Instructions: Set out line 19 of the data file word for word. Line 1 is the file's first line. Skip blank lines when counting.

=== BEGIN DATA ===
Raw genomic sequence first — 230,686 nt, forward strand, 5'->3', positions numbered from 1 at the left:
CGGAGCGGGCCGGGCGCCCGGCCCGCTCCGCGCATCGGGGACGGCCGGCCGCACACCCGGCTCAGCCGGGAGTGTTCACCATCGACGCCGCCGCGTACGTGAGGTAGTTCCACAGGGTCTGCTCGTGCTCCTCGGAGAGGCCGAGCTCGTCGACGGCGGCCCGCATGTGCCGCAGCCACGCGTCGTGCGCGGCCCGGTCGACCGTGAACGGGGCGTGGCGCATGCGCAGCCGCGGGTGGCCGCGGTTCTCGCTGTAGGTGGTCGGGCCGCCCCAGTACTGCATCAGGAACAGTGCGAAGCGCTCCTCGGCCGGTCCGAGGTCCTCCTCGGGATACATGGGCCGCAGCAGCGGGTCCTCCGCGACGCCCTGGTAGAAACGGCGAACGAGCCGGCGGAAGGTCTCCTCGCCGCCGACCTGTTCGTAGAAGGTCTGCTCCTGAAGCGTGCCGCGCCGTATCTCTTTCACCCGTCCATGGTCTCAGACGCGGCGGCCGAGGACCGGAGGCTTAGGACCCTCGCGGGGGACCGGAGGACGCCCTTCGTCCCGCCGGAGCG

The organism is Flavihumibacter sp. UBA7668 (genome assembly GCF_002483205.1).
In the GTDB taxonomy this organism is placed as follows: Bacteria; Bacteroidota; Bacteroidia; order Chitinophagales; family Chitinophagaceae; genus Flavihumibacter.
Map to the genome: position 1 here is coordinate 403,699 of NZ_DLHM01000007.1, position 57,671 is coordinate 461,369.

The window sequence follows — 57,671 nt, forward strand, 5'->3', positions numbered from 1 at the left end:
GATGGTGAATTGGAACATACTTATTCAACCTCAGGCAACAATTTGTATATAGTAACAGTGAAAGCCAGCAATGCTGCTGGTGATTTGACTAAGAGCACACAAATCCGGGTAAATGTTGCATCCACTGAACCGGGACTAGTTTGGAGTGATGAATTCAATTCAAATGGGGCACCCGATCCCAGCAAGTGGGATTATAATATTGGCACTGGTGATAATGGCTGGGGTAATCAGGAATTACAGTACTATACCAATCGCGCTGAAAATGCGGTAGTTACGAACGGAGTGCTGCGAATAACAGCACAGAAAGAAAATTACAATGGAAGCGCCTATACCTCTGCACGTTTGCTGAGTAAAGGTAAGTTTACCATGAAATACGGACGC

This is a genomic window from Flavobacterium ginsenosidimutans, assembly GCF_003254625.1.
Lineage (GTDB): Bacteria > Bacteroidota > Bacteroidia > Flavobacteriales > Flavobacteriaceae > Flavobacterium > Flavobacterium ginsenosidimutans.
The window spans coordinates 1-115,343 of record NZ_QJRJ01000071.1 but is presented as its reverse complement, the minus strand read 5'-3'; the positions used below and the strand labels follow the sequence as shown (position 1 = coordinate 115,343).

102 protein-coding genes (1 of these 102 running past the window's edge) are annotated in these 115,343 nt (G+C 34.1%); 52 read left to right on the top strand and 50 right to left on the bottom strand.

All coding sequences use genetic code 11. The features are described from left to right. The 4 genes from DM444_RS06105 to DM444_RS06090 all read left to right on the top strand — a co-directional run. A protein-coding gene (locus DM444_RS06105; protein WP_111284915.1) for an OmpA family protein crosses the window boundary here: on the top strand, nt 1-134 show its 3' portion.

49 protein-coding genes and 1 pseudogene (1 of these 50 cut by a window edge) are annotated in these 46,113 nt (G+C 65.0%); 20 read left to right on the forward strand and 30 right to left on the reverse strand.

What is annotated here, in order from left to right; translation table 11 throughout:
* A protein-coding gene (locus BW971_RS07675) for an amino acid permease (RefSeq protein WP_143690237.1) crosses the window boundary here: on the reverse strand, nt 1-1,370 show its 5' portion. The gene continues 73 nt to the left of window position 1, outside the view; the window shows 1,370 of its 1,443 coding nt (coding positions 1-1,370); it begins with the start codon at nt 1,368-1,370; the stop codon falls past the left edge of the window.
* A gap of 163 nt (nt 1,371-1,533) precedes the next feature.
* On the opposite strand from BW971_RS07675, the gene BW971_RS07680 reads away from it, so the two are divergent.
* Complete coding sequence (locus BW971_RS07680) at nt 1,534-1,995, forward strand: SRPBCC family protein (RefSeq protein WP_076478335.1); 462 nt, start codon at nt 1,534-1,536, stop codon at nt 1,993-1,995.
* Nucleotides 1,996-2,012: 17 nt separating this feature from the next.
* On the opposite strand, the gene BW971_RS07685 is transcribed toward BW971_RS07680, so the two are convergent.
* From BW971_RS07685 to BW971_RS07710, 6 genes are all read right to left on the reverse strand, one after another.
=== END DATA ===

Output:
* Nucleotides 1,996-2,012: 17 nt separating this feature from the next.